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Scots soldier injured marching wins compensation

Laura Fermor. Picture: HeMedia

Laura Fermor. Picture: HeMedia

A former Scots army officer today spoke of her “delight” after she battled for more than a year with defence chiefs for compensation.

Laura Fermor, from Perthshire, was forced to undergo two hip replacements after sustained injuries during an army charity march six years ago.

The 31-year-old has been fighting for compensation since last year after the injuries left her unable to salvage her military career with the Royal Logistic Corps.

She was medically retired by the army last year but today she received a five-figure sum for the damage done to her left hip.

And Laura said the money would finally give her the chance to “close this chapter” of her life after she was given winning compensation.

She said: “I cant really take it in yet-this has been going on for so long that its hard to think of it as being over at last.

“I feel like I can now finally move on with my life and close the chapter on the years of injury.

“It has been a huge struggle, both mentally and physically but I feel like a huge weight has gone off my shoulders now.

“I’m delighted.”

Laura was commissioned by the Royal Military Academy at Sandhurst in December 2007 and joined up as a troop commander in the Royal Logistic Corps.

The St Andrews University graduate sustained her life-changing injury while undertaking a fundraising march along Hadrian’s Wall in May 2008 with her comrades.

She said: “I had intense pain from both hips, but the right hip was always worse than the left so it took priority for treatment.

“I received physiotherapy for some months but, due to my commitments as a troop commander, and our impending deployment to Cyprus for a UN tour of duty, I was unable to do much else except manage the best I could with painkillers.

“The injury reared its head again in mid-2009, by which time it was clear that some serious damage had been done.

“I was scheduled for right hip arthroscopic surgery in November 2009 - which was not successful in stopping the pain.

“From this point on my pain rose to alarming levels, and meant I was unable to work for six months.”

Laura was promoted to the rank of Captain and returned to work on a cocktail of medications before undergoing further arthroscopic surgery in March 2011.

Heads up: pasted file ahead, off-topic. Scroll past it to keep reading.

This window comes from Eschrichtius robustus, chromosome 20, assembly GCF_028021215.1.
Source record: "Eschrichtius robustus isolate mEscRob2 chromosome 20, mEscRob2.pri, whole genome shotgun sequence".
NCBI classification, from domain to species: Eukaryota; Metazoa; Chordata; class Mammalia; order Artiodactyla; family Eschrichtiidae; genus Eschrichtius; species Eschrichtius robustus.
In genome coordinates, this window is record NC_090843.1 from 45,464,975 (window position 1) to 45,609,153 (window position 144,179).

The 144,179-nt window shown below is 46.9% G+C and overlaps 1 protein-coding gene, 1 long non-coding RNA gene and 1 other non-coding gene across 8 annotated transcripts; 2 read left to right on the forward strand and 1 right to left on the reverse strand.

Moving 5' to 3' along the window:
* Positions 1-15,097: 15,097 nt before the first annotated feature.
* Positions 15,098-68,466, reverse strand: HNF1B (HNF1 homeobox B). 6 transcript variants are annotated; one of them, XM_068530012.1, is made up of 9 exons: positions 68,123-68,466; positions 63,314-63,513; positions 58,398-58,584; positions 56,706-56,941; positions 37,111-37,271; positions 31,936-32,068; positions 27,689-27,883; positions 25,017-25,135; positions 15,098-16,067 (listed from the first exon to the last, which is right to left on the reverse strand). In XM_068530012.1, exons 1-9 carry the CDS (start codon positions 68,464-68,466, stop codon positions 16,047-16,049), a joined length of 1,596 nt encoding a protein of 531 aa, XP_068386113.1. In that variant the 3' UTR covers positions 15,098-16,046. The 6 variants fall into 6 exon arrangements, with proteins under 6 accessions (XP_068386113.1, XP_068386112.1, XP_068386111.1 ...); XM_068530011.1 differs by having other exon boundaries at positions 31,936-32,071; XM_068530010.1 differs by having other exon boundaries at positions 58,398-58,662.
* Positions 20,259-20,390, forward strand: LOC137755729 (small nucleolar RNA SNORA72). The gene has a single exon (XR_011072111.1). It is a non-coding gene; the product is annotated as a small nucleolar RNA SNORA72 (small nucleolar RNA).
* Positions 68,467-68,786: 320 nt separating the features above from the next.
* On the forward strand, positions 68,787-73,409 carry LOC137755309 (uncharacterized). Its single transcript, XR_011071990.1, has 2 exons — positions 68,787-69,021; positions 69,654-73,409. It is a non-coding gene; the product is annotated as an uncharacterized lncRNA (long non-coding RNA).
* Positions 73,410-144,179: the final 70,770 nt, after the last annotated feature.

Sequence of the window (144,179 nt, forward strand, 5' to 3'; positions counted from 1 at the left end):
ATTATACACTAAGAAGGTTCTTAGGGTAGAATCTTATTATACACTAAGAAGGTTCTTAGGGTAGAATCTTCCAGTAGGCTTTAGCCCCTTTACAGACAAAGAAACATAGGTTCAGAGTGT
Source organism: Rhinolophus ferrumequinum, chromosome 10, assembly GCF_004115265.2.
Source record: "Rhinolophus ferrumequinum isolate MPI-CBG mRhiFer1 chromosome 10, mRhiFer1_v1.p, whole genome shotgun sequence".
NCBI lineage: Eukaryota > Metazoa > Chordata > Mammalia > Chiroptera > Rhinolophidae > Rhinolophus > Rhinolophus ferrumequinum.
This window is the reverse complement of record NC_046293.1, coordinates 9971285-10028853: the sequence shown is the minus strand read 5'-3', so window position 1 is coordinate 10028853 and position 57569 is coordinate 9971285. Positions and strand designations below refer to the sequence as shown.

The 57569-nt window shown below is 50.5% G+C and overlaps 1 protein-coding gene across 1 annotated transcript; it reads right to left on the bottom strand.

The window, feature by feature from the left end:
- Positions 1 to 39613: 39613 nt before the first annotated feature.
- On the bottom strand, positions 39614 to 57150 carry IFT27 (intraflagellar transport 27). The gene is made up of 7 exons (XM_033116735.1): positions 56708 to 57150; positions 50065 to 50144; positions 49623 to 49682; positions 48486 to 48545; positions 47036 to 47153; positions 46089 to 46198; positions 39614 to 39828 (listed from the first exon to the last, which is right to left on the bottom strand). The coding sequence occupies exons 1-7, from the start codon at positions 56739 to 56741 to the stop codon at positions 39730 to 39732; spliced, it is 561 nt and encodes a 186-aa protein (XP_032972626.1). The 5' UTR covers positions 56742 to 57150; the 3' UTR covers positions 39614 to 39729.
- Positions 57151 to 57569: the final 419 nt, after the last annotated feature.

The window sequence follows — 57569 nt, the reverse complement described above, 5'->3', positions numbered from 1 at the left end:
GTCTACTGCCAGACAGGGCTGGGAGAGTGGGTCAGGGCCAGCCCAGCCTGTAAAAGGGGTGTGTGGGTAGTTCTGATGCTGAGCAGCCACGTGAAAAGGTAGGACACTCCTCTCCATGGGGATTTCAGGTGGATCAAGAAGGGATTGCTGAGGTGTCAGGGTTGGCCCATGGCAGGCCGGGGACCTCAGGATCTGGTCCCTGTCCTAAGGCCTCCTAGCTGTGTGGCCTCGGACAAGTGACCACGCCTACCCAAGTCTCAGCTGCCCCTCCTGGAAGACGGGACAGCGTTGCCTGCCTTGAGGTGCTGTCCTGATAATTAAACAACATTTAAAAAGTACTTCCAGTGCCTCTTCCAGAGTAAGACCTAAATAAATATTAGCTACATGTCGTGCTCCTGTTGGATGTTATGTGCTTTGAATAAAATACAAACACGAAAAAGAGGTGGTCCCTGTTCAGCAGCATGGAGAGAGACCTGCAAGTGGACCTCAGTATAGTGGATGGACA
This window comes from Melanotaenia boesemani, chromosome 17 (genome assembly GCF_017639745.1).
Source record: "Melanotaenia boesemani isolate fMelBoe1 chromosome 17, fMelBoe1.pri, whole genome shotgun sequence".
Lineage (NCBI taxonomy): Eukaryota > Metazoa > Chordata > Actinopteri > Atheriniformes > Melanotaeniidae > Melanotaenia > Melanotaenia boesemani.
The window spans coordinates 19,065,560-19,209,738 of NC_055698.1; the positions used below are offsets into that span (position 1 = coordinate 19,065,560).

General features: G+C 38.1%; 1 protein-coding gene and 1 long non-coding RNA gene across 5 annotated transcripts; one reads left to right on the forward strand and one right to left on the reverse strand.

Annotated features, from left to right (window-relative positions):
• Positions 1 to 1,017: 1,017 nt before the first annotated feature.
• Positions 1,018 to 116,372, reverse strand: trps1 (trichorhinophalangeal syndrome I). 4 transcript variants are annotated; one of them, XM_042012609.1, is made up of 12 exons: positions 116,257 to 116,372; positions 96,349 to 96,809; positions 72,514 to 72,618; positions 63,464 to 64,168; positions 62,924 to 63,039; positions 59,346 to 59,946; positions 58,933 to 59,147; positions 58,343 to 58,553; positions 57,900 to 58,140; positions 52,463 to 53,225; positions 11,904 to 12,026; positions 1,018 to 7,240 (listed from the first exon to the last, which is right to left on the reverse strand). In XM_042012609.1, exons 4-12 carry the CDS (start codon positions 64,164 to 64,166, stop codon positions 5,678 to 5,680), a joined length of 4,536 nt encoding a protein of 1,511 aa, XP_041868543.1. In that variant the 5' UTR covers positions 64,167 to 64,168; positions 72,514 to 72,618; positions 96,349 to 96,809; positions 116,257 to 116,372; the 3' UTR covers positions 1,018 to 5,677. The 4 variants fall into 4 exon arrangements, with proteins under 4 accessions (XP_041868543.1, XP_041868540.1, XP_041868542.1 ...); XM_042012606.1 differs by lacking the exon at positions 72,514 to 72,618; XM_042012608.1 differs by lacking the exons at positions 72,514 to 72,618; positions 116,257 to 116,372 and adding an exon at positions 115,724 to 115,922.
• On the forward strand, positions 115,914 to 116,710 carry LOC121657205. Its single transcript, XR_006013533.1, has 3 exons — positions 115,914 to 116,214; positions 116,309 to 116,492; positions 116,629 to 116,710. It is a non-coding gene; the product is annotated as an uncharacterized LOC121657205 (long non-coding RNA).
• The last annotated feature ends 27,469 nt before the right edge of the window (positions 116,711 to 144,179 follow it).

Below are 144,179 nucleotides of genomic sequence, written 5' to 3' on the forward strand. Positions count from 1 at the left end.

But the surgery could not stop the pain and she had her right hip replaced in July 2012.

In November 2013 Laura also had to have her left hip replaced.

But although defence chiefs paid out compensation over her right hip they had been fighting Laura over the left.

The MOD said they could not compensate her for her left hip as “it is not service attributable” but Laura appealed the decision and was given her positive outcome yesterday (Mon).

Laura said: “It is laughable as it is an identical injury that required identical treatment.

“I will require further surgery throughout my life as the implants wear out and need replacing again.

“There are things I will never be able to do again, and life will not be the same for me.

“I am now unable to run, which for a previously highly active person, who enjoyed cross-country, swimming and playing rugby, is very hard to accept.”

She said earlier in the week that her medical treatment had taken “an enormous toll”.

She said: “This has taken an enormous toll on both my husband and I, and as a result, I have suffered depression for years.

“I feel like the whole situation has been made worse by the time we have to wait for what we are owed, and a lot of us feel like we have been let down by the system.

“The Government is failing us drastically when it comes to compensation and the time taken to process the claims.”

Laura is amongst thousands of injured veterans waiting on the outcome of their compensation claims because of a huge backlog at the Ministry of Defence.

An MOD spokeswoman said: “We are committed to dealing with all claims as quickly as possible but it is crucial that every claim is considered on a case by case basis.

“These claims are often complex and may require additional information from third party groups so it can take time to ensure that everyone gets the compensation they need.

“Last year we dealt with around 36,000 claims and we have significantly improved our processes over the last three years so now our average waiting time is between four and five months.”

 

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